The Bihari community in Bangladesh has come a long way from filthy tents to voting rights, but they continue to battle social stigma.
The Biharis say the planes that were supposed to take them to Pakistan never arrived and the 300,000-minority community was stranded in one-room houses as stateless refugees.
The Urdu-speaking Biharis are descendants of Muslim refugees who fled from India after the partition of 1947, fearing communal riots.
During the 1971 Bangladesh’s Liberation War, some factions supported West Pakistan resulting in conflict and forceful deportation of thousands. But the rest remained and moved into refugee camps and continue to be looked down upon.
In 2008, about 150,000 Biharis, who were minors at the time of the liberation war of 1971 or born after were given citizenship rights. They were able to vote for the first time.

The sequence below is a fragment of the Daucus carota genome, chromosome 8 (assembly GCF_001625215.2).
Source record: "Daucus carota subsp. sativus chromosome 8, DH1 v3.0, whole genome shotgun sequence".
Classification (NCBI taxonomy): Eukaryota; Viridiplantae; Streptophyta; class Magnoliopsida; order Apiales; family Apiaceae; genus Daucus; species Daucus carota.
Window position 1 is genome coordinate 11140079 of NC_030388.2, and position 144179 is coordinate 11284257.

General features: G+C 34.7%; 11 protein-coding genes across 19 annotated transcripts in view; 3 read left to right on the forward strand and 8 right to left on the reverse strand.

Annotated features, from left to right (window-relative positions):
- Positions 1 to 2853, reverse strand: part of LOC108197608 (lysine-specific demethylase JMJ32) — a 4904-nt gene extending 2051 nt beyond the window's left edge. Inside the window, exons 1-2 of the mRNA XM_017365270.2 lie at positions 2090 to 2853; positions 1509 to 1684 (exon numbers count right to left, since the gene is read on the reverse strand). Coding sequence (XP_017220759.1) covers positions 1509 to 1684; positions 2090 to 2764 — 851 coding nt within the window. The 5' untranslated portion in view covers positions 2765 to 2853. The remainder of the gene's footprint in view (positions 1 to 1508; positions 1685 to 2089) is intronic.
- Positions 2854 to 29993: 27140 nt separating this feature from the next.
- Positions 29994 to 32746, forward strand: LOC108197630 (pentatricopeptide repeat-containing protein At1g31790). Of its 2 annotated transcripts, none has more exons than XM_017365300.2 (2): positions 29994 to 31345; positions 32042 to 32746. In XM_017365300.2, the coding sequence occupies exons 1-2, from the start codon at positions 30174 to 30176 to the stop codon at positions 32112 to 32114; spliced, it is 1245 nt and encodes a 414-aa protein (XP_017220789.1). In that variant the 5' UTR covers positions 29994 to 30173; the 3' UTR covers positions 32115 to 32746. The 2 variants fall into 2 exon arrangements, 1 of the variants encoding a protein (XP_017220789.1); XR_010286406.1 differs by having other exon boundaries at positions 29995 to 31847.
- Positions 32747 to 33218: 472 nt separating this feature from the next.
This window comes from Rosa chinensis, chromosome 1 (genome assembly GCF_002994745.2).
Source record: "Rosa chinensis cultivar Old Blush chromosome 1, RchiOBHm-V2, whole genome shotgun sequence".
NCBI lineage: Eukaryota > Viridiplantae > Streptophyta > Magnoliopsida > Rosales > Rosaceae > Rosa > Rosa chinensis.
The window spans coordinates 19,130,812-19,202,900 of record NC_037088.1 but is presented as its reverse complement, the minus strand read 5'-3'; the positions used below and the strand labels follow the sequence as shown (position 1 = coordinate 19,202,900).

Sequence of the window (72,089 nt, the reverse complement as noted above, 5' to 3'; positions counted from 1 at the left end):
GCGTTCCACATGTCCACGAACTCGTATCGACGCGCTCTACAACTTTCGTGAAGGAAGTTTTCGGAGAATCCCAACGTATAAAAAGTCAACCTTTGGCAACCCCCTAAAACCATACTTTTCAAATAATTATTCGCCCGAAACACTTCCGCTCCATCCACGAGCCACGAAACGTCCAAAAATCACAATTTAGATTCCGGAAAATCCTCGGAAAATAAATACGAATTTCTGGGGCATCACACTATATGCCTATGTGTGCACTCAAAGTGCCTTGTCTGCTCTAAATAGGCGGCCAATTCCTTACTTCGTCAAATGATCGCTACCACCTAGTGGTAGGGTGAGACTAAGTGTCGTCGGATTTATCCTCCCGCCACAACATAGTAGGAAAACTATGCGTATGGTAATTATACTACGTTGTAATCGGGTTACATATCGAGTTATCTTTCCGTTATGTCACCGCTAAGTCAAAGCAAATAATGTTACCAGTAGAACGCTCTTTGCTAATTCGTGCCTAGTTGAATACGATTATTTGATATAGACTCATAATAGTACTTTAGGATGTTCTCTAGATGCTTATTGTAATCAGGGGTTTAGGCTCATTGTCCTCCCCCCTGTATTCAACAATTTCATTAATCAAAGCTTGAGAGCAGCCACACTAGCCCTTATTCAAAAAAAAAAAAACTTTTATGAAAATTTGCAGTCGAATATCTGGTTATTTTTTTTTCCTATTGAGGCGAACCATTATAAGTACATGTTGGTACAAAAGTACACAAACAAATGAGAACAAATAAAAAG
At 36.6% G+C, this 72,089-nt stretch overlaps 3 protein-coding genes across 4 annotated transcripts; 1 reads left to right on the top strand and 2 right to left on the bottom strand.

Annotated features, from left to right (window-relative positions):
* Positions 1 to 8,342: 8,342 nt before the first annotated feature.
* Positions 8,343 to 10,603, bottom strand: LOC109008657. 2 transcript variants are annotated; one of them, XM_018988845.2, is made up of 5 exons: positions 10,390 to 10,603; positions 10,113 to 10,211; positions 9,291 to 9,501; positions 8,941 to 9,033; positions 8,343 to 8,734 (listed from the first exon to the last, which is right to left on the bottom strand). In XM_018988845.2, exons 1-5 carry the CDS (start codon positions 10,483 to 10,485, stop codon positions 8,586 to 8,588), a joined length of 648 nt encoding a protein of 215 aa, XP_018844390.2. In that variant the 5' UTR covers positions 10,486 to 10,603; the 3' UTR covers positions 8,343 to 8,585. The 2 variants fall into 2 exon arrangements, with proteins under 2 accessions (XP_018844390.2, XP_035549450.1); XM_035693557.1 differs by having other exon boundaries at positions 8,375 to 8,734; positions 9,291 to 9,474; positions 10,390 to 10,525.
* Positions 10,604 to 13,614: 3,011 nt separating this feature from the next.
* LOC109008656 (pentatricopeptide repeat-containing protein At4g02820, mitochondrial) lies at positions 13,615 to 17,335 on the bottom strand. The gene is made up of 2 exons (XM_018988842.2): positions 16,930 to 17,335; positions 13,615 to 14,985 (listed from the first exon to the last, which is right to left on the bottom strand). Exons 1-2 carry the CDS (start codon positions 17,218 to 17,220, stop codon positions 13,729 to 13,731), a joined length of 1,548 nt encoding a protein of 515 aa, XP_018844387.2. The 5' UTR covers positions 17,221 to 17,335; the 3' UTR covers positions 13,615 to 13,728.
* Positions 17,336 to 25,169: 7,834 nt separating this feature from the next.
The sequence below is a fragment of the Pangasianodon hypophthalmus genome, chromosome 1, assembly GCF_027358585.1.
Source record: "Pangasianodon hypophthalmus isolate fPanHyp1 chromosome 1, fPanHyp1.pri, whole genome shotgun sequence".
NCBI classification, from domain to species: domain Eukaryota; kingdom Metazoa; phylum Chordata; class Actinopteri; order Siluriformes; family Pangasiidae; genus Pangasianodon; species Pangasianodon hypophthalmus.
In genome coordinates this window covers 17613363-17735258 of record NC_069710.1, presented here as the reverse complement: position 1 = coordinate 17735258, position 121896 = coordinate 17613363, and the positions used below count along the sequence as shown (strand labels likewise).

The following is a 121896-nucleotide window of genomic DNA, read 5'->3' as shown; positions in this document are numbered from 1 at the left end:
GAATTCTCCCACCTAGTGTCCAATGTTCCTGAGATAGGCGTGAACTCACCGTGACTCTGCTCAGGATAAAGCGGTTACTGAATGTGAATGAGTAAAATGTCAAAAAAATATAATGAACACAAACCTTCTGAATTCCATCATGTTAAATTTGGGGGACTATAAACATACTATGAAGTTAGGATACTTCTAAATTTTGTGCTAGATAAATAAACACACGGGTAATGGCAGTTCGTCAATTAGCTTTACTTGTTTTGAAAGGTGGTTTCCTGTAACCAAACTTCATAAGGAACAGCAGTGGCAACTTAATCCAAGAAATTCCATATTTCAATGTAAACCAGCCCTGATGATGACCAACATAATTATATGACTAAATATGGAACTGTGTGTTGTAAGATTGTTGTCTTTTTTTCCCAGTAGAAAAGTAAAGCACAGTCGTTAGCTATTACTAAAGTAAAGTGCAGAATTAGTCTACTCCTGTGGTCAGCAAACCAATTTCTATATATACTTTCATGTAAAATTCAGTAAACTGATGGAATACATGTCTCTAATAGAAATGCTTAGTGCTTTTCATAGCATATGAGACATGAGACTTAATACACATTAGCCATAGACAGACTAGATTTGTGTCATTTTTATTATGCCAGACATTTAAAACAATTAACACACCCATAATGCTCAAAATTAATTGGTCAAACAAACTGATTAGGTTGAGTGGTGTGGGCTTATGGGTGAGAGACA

Ahmed Ilias of Al-Falah Bangladesh, campaigning for the rights of the community says authorities will not give passports to Bihari youth if their address is inside the refugee camp. “There is no economic rehabilitation and our youth cannot work overseas, they are trapped,” he says.
About 94 percent of the Biharis are illiterate, according to the Refugee and Migratory Movements Research Unit, while the national average is 46 percent.
Walking down the narrow lanes means jumping over open drains, garbage, mud and slush. The camps look more like self-sufficient towns, mud-brick houses, dotted with cottage industries, shops and schools. Unable to get jobs, many work as day labourers in the city; the camps are well known for embroidery work, dyeing, thread making, weaving of Banarasi saris.
“We demand compensation, so we can start businesses; free education till high school and reservation or quotas for our families,” says Muhammad Nadim, who lives in Rahmat Camp in Dhaka.